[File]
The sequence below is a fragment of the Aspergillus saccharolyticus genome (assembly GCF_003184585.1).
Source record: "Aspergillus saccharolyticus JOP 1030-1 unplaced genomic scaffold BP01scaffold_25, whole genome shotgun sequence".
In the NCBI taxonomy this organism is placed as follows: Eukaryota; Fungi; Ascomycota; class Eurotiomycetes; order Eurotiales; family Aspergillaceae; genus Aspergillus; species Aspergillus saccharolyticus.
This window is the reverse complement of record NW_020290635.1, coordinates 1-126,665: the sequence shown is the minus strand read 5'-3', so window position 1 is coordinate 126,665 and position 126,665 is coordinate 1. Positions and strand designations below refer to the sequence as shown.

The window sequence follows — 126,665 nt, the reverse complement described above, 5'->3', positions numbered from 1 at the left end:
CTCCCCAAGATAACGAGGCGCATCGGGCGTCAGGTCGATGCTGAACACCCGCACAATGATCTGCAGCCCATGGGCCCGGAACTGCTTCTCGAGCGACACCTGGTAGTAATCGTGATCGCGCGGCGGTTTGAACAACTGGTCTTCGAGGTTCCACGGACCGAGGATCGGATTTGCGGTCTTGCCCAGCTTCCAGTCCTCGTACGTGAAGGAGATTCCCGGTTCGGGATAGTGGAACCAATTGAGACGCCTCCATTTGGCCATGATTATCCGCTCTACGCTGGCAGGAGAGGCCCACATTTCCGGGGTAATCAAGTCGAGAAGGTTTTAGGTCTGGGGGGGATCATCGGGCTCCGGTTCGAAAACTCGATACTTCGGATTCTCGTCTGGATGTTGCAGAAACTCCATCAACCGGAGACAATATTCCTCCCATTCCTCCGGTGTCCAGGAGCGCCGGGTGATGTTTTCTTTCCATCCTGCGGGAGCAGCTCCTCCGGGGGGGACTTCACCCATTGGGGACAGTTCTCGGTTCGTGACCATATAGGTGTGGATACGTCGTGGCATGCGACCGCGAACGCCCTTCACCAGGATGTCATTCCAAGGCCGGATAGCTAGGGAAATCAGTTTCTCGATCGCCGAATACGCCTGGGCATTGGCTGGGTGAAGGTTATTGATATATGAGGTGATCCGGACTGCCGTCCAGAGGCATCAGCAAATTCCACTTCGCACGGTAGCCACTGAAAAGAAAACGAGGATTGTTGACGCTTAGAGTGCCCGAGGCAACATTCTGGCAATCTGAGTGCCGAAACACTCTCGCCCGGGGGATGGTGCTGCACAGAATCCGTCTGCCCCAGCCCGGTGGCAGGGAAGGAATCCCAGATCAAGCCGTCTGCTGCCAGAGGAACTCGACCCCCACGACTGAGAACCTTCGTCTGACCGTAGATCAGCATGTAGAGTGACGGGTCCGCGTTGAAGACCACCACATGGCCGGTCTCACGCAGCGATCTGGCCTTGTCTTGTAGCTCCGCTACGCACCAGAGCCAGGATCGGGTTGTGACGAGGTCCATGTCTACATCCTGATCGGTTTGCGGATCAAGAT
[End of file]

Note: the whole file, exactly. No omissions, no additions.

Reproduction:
The sequence below is a fragment of the Aspergillus saccharolyticus genome (assembly GCF_003184585.1).
Source record: "Aspergillus saccharolyticus JOP 1030-1 unplaced genomic scaffold BP01scaffold_25, whole genome shotgun sequence".
In the NCBI taxonomy this organism is placed as follows: Eukaryota; Fungi; Ascomycota; class Eurotiomycetes; order Eurotiales; family Aspergillaceae; genus Aspergillus; species Aspergillus saccharolyticus.
This window is the reverse complement of record NW_020290635.1, coordinates 1-126,665: the sequence shown is the minus strand read 5'-3', so window position 1 is coordinate 126,665 and position 126,665 is coordinate 1. Positions and strand designations below refer to the sequence as shown.

The window sequence follows — 126,665 nt, the reverse complement described above, 5'->3', positions numbered from 1 at the left end:
CTCCCCAAGATAACGAGGCGCATCGGGCGTCAGGTCGATGCTGAACACCCGCACAATGATCTGCAGCCCATGGGCCCGGAACTGCTTCTCGAGCGACACCTGGTAGTAATCGTGATCGCGCGGCGGTTTGAACAACTGGTCTTCGAGGTTCCACGGACCGAGGATCGGATTTGCGGTCTTGCCCAGCTTCCAGTCCTCGTACGTGAAGGAGATTCCCGGTTCGGGATAGTGGAACCAATTGAGACGCCTCCATTTGGCCATGATTATCCGCTCTACGCTGGCAGGAGAGGCCCACATTTCCGGGGTAATCAAGTCGAGAAGGTTTTAGGTCTGGGGGGGATCATCGGGCTCCGGTTCGAAAACTCGATACTTCGGATTCTCGTCTGGATGTTGCAGAAACTCCATCAACCGGAGACAATATTCCTCCCATTCCTCCGGTGTCCAGGAGCGCCGGGTGATGTTTTCTTTCCATCCTGCGGGAGCAGCTCCTCCGGGGGGGACTTCACCCATTGGGGACAGTTCTCGGTTCGTGACCATATAGGTGTGGATACGTCGTGGCATGCGACCGCGAACGCCCTTCACCAGGATGTCATTCCAAGGCCGGATAGCTAGGGAAATCAGTTTCTCGATCGCCGAATACGCCTGGGCATTGGCTGGGTGAAGGTTATTGATATATGAGGTGATCCGGACTGCCGTCCAGAGGCATCAGCAAATTCCACTTCGCACGGTAGCCACTGAAAAGAAAACGAGGATTGTTGACGCTTAGAGTGCCCGAGGCAACATTCTGGCAATCTGAGTGCCGAAACACTCTCGCCCGGGGGATGGTGCTGCACAGAATCCGTCTGCCCCAGCCCGGTGGCAGGGAAGGAATCCCAGATCAAGCCGTCTGCTGCCAGAGGAACTCGACCCCCACGACTGAGAACCTTCGTCTGACCGTAGATCAGCATGTAGAGTGACGGGTCCGCGTTGAAGACCACCACATGGCCGGTCTCACGCAGCGATCTGGCCTTGTCTTGTAGCTCCGCTACGCACCAGAGCCAGGATCGGGTTGTGACGAGGTCCATGTCTACATCCTGATCGGTTTGCGGATCAAGAT